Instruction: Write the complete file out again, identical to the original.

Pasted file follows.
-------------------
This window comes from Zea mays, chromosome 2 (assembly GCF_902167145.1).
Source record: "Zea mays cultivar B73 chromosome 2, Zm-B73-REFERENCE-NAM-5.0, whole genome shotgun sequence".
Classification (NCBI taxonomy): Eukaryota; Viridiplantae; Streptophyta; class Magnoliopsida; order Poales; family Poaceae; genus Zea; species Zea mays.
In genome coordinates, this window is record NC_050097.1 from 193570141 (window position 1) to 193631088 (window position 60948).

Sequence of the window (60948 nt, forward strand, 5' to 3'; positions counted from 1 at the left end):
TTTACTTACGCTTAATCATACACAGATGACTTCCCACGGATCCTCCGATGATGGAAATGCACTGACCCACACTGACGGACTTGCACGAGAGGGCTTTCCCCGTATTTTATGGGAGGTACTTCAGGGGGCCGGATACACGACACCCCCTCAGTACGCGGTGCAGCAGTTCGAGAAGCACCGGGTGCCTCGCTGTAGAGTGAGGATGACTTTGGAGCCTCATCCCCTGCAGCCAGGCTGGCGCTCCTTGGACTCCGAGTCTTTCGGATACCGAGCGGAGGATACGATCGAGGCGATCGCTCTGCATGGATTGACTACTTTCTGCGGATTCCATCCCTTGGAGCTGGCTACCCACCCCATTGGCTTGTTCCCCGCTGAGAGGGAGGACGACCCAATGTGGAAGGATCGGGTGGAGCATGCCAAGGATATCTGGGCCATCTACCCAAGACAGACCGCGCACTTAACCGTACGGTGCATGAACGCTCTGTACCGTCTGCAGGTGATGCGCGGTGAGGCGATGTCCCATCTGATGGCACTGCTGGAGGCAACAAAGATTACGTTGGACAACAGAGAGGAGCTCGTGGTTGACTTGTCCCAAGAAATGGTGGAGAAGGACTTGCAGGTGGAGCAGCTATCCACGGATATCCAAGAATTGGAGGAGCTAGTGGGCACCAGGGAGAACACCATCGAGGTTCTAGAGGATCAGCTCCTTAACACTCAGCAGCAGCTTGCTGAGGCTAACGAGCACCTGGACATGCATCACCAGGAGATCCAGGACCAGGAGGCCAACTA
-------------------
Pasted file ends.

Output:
This window comes from Zea mays, chromosome 2 (assembly GCF_902167145.1).
Source record: "Zea mays cultivar B73 chromosome 2, Zm-B73-REFERENCE-NAM-5.0, whole genome shotgun sequence".
Classification (NCBI taxonomy): Eukaryota; Viridiplantae; Streptophyta; class Magnoliopsida; order Poales; family Poaceae; genus Zea; species Zea mays.
In genome coordinates, this window is record NC_050097.1 from 193570141 (window position 1) to 193631088 (window position 60948).

Sequence of the window (60948 nt, forward strand, 5' to 3'; positions counted from 1 at the left end):
TTTACTTACGCTTAATCATACACAGATGACTTCCCACGGATCCTCCGATGATGGAAATGCACTGACCCACACTGACGGACTTGCACGAGAGGGCTTTCCCCGTATTTTATGGGAGGTACTTCAGGGGGCCGGATACACGACACCCCCTCAGTACGCGGTGCAGCAGTTCGAGAAGCACCGGGTGCCTCGCTGTAGAGTGAGGATGACTTTGGAGCCTCATCCCCTGCAGCCAGGCTGGCGCTCCTTGGACTCCGAGTCTTTCGGATACCGAGCGGAGGATACGATCGAGGCGATCGCTCTGCATGGATTGACTACTTTCTGCGGATTCCATCCCTTGGAGCTGGCTACCCACCCCATTGGCTTGTTCCCCGCTGAGAGGGAGGACGACCCAATGTGGAAGGATCGGGTGGAGCATGCCAAGGATATCTGGGCCATCTACCCAAGACAGACCGCGCACTTAACCGTACGGTGCATGAACGCTCTGTACCGTCTGCAGGTGATGCGCGGTGAGGCGATGTCCCATCTGATGGCACTGCTGGAGGCAACAAAGATTACGTTGGACAACAGAGAGGAGCTCGTGGTTGACTTGTCCCAAGAAATGGTGGAGAAGGACTTGCAGGTGGAGCAGCTATCCACGGATATCCAAGAATTGGAGGAGCTAGTGGGCACCAGGGAGAACACCATCGAGGTTCTAGAGGATCAGCTCCTTAACACTCAGCAGCAGCTTGCTGAGGCTAACGAGCACCTGGACATGCATCACCAGGAGATCCAGGACCAGGAGGCCAACTA